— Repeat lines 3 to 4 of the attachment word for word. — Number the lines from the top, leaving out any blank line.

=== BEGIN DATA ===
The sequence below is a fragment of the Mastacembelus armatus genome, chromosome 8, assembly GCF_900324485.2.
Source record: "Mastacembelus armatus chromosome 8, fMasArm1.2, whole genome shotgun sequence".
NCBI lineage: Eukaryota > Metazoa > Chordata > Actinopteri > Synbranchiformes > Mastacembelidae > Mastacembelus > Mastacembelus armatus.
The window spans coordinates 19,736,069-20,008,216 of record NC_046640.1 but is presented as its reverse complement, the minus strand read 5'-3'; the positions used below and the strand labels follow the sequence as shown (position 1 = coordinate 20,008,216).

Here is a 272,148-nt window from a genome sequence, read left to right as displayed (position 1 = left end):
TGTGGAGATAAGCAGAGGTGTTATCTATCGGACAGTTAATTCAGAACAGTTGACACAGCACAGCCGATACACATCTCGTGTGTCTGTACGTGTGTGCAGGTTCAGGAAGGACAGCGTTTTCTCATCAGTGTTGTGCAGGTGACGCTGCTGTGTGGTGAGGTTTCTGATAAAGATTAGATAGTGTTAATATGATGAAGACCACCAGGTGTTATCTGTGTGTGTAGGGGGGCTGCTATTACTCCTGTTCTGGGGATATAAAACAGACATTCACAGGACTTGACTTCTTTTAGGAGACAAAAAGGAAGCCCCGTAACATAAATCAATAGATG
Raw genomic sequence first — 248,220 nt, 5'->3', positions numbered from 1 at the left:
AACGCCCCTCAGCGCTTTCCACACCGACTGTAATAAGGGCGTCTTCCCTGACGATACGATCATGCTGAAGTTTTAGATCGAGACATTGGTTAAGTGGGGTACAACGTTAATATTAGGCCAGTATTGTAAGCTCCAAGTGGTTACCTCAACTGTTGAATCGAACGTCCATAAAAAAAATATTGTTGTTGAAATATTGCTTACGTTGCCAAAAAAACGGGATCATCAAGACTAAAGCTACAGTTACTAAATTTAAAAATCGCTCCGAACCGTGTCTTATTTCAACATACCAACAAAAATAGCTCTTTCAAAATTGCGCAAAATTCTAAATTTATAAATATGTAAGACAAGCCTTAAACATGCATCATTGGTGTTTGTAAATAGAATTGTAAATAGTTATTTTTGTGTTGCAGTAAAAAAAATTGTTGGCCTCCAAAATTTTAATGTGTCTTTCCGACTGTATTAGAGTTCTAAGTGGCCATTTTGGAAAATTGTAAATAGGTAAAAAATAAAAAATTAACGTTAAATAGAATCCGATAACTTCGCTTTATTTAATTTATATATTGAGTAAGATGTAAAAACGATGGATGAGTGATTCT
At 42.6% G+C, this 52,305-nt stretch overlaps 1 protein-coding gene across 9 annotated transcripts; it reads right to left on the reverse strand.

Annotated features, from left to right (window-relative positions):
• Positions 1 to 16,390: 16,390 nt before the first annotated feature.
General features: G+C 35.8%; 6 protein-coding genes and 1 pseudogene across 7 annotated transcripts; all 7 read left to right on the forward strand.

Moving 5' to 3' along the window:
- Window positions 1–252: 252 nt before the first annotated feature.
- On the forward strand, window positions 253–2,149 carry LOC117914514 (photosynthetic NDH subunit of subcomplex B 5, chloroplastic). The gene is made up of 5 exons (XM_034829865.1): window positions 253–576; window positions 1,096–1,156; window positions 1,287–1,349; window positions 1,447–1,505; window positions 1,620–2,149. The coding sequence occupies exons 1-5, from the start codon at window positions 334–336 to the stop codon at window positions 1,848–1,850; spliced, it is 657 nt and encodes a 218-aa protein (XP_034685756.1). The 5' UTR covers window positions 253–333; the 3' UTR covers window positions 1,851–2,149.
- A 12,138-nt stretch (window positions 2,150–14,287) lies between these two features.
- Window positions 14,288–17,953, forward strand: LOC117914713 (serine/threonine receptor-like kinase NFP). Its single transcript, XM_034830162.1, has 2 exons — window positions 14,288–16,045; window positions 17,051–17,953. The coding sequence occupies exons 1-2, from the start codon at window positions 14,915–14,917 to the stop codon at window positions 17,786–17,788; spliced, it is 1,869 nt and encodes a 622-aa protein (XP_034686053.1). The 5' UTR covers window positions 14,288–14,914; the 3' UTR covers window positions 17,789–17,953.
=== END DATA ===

NCBI lineage: Eukaryota > Metazoa > Chordata > Actinopteri > Synbranchiformes > Mastacembelidae > Mastacembelus > Mastacembelus armatus.
The window spans coordinates 19,736,069-20,008,216 of record NC_046640.1 but is presented as its reverse complement, the minus strand read 5'-3'; the positions used below and the strand labels follow the sequence as shown (position 1 = coordinate 20,008,216).